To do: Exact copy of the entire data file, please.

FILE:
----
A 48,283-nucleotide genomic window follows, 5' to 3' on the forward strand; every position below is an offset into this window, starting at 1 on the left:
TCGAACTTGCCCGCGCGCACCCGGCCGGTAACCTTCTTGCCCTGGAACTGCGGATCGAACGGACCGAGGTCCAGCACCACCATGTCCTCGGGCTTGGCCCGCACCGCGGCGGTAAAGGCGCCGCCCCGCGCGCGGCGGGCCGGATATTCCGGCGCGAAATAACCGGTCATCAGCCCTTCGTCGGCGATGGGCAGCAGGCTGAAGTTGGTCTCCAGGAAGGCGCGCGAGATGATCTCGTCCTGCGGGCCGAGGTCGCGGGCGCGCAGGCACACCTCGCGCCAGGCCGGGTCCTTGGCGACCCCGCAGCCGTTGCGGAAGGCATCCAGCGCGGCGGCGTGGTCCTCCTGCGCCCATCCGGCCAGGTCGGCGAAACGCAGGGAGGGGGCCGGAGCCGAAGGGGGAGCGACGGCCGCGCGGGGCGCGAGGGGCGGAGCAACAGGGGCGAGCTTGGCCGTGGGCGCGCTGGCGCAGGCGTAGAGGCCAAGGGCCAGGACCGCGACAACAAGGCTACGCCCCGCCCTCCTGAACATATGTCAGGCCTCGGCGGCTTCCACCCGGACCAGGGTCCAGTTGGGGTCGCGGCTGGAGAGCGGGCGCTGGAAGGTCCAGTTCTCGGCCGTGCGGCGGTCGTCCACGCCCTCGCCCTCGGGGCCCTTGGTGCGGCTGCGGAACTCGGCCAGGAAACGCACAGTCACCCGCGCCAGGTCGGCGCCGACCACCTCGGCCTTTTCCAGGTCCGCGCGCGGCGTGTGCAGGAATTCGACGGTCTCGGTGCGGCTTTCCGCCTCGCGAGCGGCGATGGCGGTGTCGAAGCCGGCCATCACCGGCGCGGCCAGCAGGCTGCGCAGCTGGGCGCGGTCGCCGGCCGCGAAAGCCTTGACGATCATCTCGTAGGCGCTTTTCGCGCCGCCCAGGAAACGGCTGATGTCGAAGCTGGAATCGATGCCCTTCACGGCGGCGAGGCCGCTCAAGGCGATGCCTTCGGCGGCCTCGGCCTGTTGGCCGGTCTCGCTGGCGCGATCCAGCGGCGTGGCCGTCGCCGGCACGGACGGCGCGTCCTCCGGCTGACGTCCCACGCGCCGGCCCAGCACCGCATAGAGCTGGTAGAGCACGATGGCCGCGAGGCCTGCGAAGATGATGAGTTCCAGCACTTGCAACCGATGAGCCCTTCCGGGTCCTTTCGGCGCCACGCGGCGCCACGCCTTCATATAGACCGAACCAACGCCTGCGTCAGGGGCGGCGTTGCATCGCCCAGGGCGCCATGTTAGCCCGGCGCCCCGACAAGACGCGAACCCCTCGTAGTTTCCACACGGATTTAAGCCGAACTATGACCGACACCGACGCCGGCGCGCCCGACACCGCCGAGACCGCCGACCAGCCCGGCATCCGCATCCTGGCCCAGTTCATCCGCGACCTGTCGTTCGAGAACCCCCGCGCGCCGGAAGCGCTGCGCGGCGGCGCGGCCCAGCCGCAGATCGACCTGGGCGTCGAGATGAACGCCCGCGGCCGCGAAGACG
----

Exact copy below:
A 48,283-nucleotide genomic window follows, 5' to 3' on the forward strand; every position below is an offset into this window, starting at 1 on the left:
TCGAACTTGCCCGCGCGCACCCGGCCGGTAACCTTCTTGCCCTGGAACTGCGGATCGAACGGACCGAGGTCCAGCACCACCATGTCCTCGGGCTTGGCCCGCACCGCGGCGGTAAAGGCGCCGCCCCGCGCGCGGCGGGCCGGATATTCCGGCGCGAAATAACCGGTCATCAGCCCTTCGTCGGCGATGGGCAGCAGGCTGAAGTTGGTCTCCAGGAAGGCGCGCGAGATGATCTCGTCCTGCGGGCCGAGGTCGCGGGCGCGCAGGCACACCTCGCGCCAGGCCGGGTCCTTGGCGACCCCGCAGCCGTTGCGGAAGGCATCCAGCGCGGCGGCGTGGTCCTCCTGCGCCCATCCGGCCAGGTCGGCGAAACGCAGGGAGGGGGCCGGAGCCGAAGGGGGAGCGACGGCCGCGCGGGGCGCGAGGGGCGGAGCAACAGGGGCGAGCTTGGCCGTGGGCGCGCTGGCGCAGGCGTAGAGGCCAAGGGCCAGGACCGCGACAACAAGGCTACGCCCCGCCCTCCTGAACATATGTCAGGCCTCGGCGGCTTCCACCCGGACCAGGGTCCAGTTGGGGTCGCGGCTGGAGAGCGGGCGCTGGAAGGTCCAGTTCTCGGCCGTGCGGCGGTCGTCCACGCCCTCGCCCTCGGGGCCCTTGGTGCGGCTGCGGAACTCGGCCAGGAAACGCACAGTCACCCGCGCCAGGTCGGCGCCGACCACCTCGGCCTTTTCCAGGTCCGCGCGCGGCGTGTGCAGGAATTCGACGGTCTCGGTGCGGCTTTCCGCCTCGCGAGCGGCGATGGCGGTGTCGAAGCCGGCCATCACCGGCGCGGCCAGCAGGCTGCGCAGCTGGGCGCGGTCGCCGGCCGCGAAAGCCTTGACGATCATCTCGTAGGCGCTTTTCGCGCCGCCCAGGAAACGGCTGATGTCGAAGCTGGAATCGATGCCCTTCACGGCGGCGAGGCCGCTCAAGGCGATGCCTTCGGCGGCCTCGGCCTGTTGGCCGGTCTCGCTGGCGCGATCCAGCGGCGTGGCCGTCGCCGGCACGGACGGCGCGTCCTCCGGCTGACGTCCCACGCGCCGGCCCAGCACCGCATAGAGCTGGTAGAGCACGATGGCCGCGAGGCCTGCGAAGATGATGAGTTCCAGCACTTGCAACCGATGAGCCCTTCCGGGTCCTTTCGGCGCCACGCGGCGCCACGCCTTCATATAGACCGAACCAACGCCTGCGTCAGGGGCGGCGTTGCATCGCCCAGGGCGCCATGTTAGCCCGGCGCCCCGACAAGACGCGAACCCCTCGTAGTTTCCACACGGATTTAAGCCGAACTATGACCGACACCGACGCCGGCGCGCCCGACACCGCCGAGACCGCCGACCAGCCCGGCATCCGCATCCTGGCCCAGTTCATCCGCGACCTGTCGTTCGAGAACCCCCGCGCGCCGGAAGCGCTGCGCGGCGGCGCGGCCCAGCCGCAGATCGACCTGGGCGTCGAGATGAACGCCCGCGGCCGCGAAGACG